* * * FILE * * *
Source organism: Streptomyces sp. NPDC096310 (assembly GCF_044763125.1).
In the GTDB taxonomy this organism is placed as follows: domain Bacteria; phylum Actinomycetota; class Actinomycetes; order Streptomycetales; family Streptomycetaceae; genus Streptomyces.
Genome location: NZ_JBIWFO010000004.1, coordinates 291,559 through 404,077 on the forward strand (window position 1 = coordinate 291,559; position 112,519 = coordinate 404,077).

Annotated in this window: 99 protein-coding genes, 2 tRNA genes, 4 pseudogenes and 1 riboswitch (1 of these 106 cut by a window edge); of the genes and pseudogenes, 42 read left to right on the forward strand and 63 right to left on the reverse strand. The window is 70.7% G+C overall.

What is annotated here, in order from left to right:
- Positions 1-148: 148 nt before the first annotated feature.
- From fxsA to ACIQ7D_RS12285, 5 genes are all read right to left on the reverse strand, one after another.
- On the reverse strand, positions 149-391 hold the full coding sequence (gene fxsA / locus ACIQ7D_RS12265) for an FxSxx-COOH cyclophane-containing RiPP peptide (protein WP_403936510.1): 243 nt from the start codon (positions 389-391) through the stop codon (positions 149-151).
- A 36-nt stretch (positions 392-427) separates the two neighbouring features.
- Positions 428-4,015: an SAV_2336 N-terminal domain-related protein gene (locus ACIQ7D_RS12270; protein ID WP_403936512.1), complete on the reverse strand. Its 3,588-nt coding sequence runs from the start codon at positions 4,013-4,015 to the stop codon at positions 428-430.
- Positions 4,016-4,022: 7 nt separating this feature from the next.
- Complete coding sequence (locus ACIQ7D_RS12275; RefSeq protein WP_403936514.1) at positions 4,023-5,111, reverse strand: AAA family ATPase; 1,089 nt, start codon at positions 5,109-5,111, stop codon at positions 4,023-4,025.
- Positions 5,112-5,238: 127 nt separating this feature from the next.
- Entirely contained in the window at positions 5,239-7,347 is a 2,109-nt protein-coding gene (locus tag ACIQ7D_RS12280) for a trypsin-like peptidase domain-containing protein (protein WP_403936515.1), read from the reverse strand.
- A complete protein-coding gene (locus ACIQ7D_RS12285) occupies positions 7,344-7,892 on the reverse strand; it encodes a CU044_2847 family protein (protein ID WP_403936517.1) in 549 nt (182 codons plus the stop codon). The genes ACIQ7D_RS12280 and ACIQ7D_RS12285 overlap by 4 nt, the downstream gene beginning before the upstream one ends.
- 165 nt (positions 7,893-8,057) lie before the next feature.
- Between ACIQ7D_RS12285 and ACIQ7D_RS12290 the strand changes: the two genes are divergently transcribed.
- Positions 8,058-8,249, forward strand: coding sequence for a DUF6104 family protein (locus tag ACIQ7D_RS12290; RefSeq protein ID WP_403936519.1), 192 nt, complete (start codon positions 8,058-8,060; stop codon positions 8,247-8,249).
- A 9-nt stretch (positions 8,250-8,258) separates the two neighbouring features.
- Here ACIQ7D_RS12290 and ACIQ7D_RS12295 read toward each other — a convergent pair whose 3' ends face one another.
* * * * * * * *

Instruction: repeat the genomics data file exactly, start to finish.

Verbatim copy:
Source organism: Streptomyces sp. NPDC096310 (assembly GCF_044763125.1).
In the GTDB taxonomy this organism is placed as follows: domain Bacteria; phylum Actinomycetota; class Actinomycetes; order Streptomycetales; family Streptomycetaceae; genus Streptomyces.
Genome location: NZ_JBIWFO010000004.1, coordinates 291,559 through 404,077 on the forward strand (window position 1 = coordinate 291,559; position 112,519 = coordinate 404,077).

Annotated in this window: 99 protein-coding genes, 2 tRNA genes, 4 pseudogenes and 1 riboswitch (1 of these 106 cut by a window edge); of the genes and pseudogenes, 42 read left to right on the forward strand and 63 right to left on the reverse strand. The window is 70.7% G+C overall.

What is annotated here, in order from left to right:
- Positions 1-148: 148 nt before the first annotated feature.
- From fxsA to ACIQ7D_RS12285, 5 genes are all read right to left on the reverse strand, one after another.
- On the reverse strand, positions 149-391 hold the full coding sequence (gene fxsA / locus ACIQ7D_RS12265) for an FxSxx-COOH cyclophane-containing RiPP peptide (protein WP_403936510.1): 243 nt from the start codon (positions 389-391) through the stop codon (positions 149-151).
- A 36-nt stretch (positions 392-427) separates the two neighbouring features.
- Positions 428-4,015: an SAV_2336 N-terminal domain-related protein gene (locus ACIQ7D_RS12270; protein ID WP_403936512.1), complete on the reverse strand. Its 3,588-nt coding sequence runs from the start codon at positions 4,013-4,015 to the stop codon at positions 428-430.
- Positions 4,016-4,022: 7 nt separating this feature from the next.
- Complete coding sequence (locus ACIQ7D_RS12275; RefSeq protein WP_403936514.1) at positions 4,023-5,111, reverse strand: AAA family ATPase; 1,089 nt, start codon at positions 5,109-5,111, stop codon at positions 4,023-4,025.
- Positions 5,112-5,238: 127 nt separating this feature from the next.
- Entirely contained in the window at positions 5,239-7,347 is a 2,109-nt protein-coding gene (locus tag ACIQ7D_RS12280) for a trypsin-like peptidase domain-containing protein (protein WP_403936515.1), read from the reverse strand.
- A complete protein-coding gene (locus ACIQ7D_RS12285) occupies positions 7,344-7,892 on the reverse strand; it encodes a CU044_2847 family protein (protein ID WP_403936517.1) in 549 nt (182 codons plus the stop codon). The genes ACIQ7D_RS12280 and ACIQ7D_RS12285 overlap by 4 nt, the downstream gene beginning before the upstream one ends.
- 165 nt (positions 7,893-8,057) lie before the next feature.
- Between ACIQ7D_RS12285 and ACIQ7D_RS12290 the strand changes: the two genes are divergently transcribed.
- Positions 8,058-8,249, forward strand: coding sequence for a DUF6104 family protein (locus tag ACIQ7D_RS12290; RefSeq protein ID WP_403936519.1), 192 nt, complete (start codon positions 8,058-8,060; stop codon positions 8,247-8,249).
- A 9-nt stretch (positions 8,250-8,258) separates the two neighbouring features.
- Here ACIQ7D_RS12290 and ACIQ7D_RS12295 read toward each other — a convergent pair whose 3' ends face one another.